Creating Better Marketing Messages

How to create and evaluate effective messages

Styles and market needs  are always changing, but there are proven principles for messages that work. Too few marketing professionals seem to understand them.   As a result, much promotion is based on gut reaction, intuition and personal preferences.

Message and Presentation

The key to successful messages is:  Successful messages come in only one language – BENEFITS!

“What’s in it for me?” (W.I.I.F.M.?)

“What do I get out of it?”

“What will it do for me and my family?”

“What will it do for my business?”

Prospects can’t get more sell out of a promotional message than what you put in!


People spend their money to get benefits for themselves or those important to them. (derived benefits or derived satisfaction)

A benefit is an advantage or satisfaction the prospect will gain – or the loss avoided – from the item, proposition or service you sell.

Don’t leave it to the prospect to discover the benefits he or she will gain from the offer.  Spell it out, as simply as possible.


Promotion must balance stated benefits with component realities (features).  They provide the rational reason why the service will work and help create conviction.    Benefits must be supportable.

The more key benefits there are in a promotional message – supported by product points – the more selling power there will be.

CREATE INTEREST AND DESIRE by stressing benefits of using your service or owning the resultant thing (good).

DEMONSTRATE THE VALUE of your particular product by detailing benefits and features.

MAKE IT SELL FOR YOU ALONE by stressing reasons for buying from your company, not others.

Make your message fit the character of your business. Put it in line with your strategy of differentiation and positioning

BETTER COPY –Starts with a great opening

Use one of the great proven opening ingredients, to attract interest

(1)  Promise benefits – (W.I.I.F.M.)

(2)  Promote the “new” or “news” aspects.

(3)  Appeal to the (direct) interests of the prospect.

(4)  Appeal to curiosity.

Better Openings

(1) Involve the reader.  Address him/her directly.

(2) Put direct suggestion or question.

(3)  Use words that stimulate

(4)  Appeal to pride and self interest

(5) Appeal to current or local issues.

(6) Beware overly clever language and technical terms.

Seven Rules for Making Copy Easy to Read

1.         Use short, common words.  Do not try to impress with your extended vocabulary.  Fewer syllables sell more.

2.         Use short sentences.  Sentences that are thirty words long contain too many ideas or  equivocations.  It makes the key idea difficult to understand.

3.         Use short paragraphs.  Each paragraph should contain one idea.  It is OK. to use 1 sentence  paragraphs.

4.         Make sure you use the word “YOU” at least twice as much as the word “I”.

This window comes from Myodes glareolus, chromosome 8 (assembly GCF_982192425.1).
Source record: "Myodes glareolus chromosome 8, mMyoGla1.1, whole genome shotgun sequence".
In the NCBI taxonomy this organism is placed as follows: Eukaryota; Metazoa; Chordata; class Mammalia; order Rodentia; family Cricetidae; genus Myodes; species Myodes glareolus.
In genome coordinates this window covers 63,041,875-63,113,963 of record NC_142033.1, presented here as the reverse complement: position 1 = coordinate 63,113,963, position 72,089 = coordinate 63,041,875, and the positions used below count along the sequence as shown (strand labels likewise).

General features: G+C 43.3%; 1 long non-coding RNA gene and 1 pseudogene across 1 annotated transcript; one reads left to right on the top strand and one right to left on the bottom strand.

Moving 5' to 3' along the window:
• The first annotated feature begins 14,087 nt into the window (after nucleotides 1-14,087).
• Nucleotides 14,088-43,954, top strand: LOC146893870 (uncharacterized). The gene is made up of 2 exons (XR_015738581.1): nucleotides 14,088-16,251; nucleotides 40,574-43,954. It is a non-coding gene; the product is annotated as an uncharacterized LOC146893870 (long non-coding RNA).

5.         Write as if you are writing or talking to one specific and important person.

6.         Use words that have warmth and involve emotional responses.

7.         Avoid too much logic and sterility.  Create images with your words.

8.         Use action verbs instead of nouns.

Developing effective, that is selling, copy is a specialised art.  It is one that requires knowledge of the theory and practical, current, experience.

Present your proposition quickly and clearly

Once you’ve gained the prospect’s attention with your opening, give your selling proposition quickly and clearly.

The  proposition is the core of your promotional message. Tell the prospect,  fast.   Get your offer across early, boldly, right near the opening.


A sale is made at the exact moment the prospect decides he wants the benefits to be gained from your product (goods and services) is more than the investment (money, time risk) cost.   It is your objective to have your message accomplish this as soon as practical.  You are the expert with the information a prospect wants.  As the expert in this communication, it is your responsibility to present it effectively so that the prospect may become a client.

Keep selling with sub-points

Prospects should be able to get the essentials of the message form the opening and the sub-headings.

There are two kinds of sub-headings:

(1)  Those immediately following your main opening.

(2)  Those used in the copy.

Sub-headings amplify and broaden the opening theme or promise.   They act as directions in the body of information

They help push the selling message forward.  They make it possible for the reader to get the gist of your story quickly, without reading all the copy.   They also break up long blocks of solid type or information.

How to create conviction  and make your words BELIEVABLE:-

(1) Present the main idea at least three times during your message

(2)  Tell of popularity (use testimonials, and quote authorities.)

(3) Convey value. Demonstrate the benefits are worth more than the cost.

(4) Give assurances and proof.  Overcome objections.  Guarantee satisfaction when you can.

2 thoughts on “Creating Better Marketing Messages

  1. I can’t argue with a single point you’ve made. But here comes the big “HOWEVER”. Let’s not forget that visual images are also an important consideration in crafting the right message.

    Getting the message right is critical. But getting the benefit message across doesn’t always require a lot of words. The use of the right visuals/images can be just as important. Some of the most powerful marketing messages combine images with sparse copy. Some even get the point across with no words at all.

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